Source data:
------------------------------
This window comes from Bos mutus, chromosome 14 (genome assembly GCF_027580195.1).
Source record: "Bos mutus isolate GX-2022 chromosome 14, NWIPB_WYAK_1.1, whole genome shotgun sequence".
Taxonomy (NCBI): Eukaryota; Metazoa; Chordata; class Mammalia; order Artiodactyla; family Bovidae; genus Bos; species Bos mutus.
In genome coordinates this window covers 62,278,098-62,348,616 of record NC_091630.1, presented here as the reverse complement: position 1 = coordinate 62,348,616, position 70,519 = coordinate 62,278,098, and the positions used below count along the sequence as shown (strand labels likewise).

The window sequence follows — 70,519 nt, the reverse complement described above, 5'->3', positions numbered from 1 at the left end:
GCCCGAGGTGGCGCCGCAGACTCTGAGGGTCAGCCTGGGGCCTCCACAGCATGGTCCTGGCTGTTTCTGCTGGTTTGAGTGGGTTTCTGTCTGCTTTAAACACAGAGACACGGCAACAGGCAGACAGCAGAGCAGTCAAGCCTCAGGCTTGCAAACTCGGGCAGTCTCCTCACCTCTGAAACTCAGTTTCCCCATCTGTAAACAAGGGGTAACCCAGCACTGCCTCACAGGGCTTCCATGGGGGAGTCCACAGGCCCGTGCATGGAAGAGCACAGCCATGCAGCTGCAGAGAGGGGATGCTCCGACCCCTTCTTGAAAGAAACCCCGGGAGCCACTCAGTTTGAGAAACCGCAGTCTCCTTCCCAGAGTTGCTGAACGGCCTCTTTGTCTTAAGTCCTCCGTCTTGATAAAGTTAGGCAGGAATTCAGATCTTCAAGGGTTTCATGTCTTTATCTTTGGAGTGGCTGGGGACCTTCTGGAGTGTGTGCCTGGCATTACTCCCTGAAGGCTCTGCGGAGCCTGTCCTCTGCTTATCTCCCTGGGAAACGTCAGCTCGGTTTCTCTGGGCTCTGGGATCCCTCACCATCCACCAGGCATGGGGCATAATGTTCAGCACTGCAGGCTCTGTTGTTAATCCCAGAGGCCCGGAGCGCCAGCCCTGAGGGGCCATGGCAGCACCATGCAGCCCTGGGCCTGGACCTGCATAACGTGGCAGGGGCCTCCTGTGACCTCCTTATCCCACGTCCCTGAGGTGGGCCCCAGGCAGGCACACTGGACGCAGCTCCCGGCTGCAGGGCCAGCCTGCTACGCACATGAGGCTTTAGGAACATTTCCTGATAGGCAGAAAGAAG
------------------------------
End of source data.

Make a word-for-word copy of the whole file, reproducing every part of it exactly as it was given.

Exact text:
This window comes from Bos mutus, chromosome 14 (genome assembly GCF_027580195.1).
Source record: "Bos mutus isolate GX-2022 chromosome 14, NWIPB_WYAK_1.1, whole genome shotgun sequence".
Taxonomy (NCBI): Eukaryota; Metazoa; Chordata; class Mammalia; order Artiodactyla; family Bovidae; genus Bos; species Bos mutus.
In genome coordinates this window covers 62,278,098-62,348,616 of record NC_091630.1, presented here as the reverse complement: position 1 = coordinate 62,348,616, position 70,519 = coordinate 62,278,098, and the positions used below count along the sequence as shown (strand labels likewise).

The window sequence follows — 70,519 nt, the reverse complement described above, 5'->3', positions numbered from 1 at the left end:
GCCCGAGGTGGCGCCGCAGACTCTGAGGGTCAGCCTGGGGCCTCCACAGCATGGTCCTGGCTGTTTCTGCTGGTTTGAGTGGGTTTCTGTCTGCTTTAAACACAGAGACACGGCAACAGGCAGACAGCAGAGCAGTCAAGCCTCAGGCTTGCAAACTCGGGCAGTCTCCTCACCTCTGAAACTCAGTTTCCCCATCTGTAAACAAGGGGTAACCCAGCACTGCCTCACAGGGCTTCCATGGGGGAGTCCACAGGCCCGTGCATGGAAGAGCACAGCCATGCAGCTGCAGAGAGGGGATGCTCCGACCCCTTCTTGAAAGAAACCCCGGGAGCCACTCAGTTTGAGAAACCGCAGTCTCCTTCCCAGAGTTGCTGAACGGCCTCTTTGTCTTAAGTCCTCCGTCTTGATAAAGTTAGGCAGGAATTCAGATCTTCAAGGGTTTCATGTCTTTATCTTTGGAGTGGCTGGGGACCTTCTGGAGTGTGTGCCTGGCATTACTCCCTGAAGGCTCTGCGGAGCCTGTCCTCTGCTTATCTCCCTGGGAAACGTCAGCTCGGTTTCTCTGGGCTCTGGGATCCCTCACCATCCACCAGGCATGGGGCATAATGTTCAGCACTGCAGGCTCTGTTGTTAATCCCAGAGGCCCGGAGCGCCAGCCCTGAGGGGCCATGGCAGCACCATGCAGCCCTGGGCCTGGACCTGCATAACGTGGCAGGGGCCTCCTGTGACCTCCTTATCCCACGTCCCTGAGGTGGGCCCCAGGCAGGCACACTGGACGCAGCTCCCGGCTGCAGGGCCAGCCTGCTACGCACATGAGGCTTTAGGAACATTTCCTGATAGGCAGAAAGAAG